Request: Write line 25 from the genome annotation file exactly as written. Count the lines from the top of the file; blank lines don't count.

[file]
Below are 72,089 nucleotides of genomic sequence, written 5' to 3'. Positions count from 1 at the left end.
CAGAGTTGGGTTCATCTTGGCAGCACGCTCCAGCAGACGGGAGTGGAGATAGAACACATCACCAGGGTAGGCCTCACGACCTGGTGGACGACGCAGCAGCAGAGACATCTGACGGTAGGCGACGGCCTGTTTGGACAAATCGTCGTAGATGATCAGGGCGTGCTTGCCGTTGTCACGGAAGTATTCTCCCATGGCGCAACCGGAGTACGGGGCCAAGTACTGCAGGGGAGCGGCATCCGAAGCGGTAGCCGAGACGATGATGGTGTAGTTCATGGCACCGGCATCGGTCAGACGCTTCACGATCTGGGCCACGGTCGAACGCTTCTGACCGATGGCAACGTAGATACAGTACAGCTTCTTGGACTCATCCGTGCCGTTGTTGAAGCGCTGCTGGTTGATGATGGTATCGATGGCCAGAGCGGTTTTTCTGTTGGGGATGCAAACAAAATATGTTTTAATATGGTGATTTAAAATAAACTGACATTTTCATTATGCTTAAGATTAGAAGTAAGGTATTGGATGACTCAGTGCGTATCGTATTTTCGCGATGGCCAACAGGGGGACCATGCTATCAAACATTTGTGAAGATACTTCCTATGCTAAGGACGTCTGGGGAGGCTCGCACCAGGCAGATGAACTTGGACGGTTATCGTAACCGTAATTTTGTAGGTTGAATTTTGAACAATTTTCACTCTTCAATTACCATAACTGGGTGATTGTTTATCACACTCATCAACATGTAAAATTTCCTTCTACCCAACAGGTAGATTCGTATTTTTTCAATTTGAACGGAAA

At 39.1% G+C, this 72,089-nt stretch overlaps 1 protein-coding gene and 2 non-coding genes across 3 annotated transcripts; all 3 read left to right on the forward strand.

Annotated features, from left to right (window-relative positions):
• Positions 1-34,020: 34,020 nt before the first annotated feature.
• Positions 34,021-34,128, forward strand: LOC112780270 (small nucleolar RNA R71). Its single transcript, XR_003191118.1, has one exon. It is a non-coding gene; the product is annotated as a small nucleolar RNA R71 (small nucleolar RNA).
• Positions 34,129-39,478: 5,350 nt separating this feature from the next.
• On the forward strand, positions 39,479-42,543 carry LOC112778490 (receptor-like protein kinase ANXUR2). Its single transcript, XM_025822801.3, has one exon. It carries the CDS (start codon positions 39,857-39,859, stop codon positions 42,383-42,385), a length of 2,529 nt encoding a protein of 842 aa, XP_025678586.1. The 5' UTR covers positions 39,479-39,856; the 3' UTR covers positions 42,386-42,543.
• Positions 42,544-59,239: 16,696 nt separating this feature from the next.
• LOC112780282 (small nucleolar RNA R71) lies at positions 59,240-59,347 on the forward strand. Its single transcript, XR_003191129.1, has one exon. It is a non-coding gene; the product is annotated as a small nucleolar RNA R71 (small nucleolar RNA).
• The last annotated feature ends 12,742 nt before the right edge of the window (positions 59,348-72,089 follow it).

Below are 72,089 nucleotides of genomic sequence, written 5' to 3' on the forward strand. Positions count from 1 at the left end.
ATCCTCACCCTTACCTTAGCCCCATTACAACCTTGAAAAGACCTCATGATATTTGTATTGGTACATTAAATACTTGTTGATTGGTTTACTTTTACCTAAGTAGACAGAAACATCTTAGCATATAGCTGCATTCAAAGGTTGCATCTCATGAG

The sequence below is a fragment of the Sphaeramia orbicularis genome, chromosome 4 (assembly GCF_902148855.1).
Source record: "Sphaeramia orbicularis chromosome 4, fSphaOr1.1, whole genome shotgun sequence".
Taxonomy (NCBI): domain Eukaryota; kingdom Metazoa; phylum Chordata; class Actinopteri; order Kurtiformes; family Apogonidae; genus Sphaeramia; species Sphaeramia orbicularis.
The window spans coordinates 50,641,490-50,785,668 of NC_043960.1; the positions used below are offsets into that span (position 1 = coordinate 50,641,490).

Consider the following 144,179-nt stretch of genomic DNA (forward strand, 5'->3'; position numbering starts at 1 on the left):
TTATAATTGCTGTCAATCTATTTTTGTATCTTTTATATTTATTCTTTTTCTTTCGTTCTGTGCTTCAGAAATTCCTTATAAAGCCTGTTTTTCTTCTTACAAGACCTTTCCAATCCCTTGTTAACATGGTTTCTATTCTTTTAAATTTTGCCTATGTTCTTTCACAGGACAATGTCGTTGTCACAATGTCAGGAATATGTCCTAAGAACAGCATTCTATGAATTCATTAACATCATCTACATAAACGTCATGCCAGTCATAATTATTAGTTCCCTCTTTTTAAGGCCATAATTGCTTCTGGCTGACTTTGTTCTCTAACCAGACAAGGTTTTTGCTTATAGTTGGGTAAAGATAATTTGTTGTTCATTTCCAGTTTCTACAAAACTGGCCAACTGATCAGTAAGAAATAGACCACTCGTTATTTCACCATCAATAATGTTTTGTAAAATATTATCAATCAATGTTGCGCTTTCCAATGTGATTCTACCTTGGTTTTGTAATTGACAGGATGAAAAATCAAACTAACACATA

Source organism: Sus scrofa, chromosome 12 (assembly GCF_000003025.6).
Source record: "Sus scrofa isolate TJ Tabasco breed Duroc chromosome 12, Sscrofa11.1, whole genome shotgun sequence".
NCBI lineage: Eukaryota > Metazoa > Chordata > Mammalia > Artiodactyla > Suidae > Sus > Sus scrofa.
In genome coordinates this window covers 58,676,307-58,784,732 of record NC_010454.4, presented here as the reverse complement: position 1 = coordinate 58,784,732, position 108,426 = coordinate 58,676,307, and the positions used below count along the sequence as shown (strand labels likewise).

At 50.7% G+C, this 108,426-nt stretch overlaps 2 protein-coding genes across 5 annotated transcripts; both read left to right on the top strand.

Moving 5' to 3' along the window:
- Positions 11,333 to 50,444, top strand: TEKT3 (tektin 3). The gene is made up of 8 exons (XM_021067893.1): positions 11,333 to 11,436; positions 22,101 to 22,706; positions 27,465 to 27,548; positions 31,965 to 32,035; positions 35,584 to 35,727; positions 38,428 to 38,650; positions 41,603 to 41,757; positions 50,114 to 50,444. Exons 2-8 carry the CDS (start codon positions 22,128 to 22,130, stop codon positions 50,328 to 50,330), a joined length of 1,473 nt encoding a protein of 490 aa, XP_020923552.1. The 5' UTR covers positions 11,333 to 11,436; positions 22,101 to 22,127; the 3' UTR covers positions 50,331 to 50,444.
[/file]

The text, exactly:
Moving 5' to 3' along the window: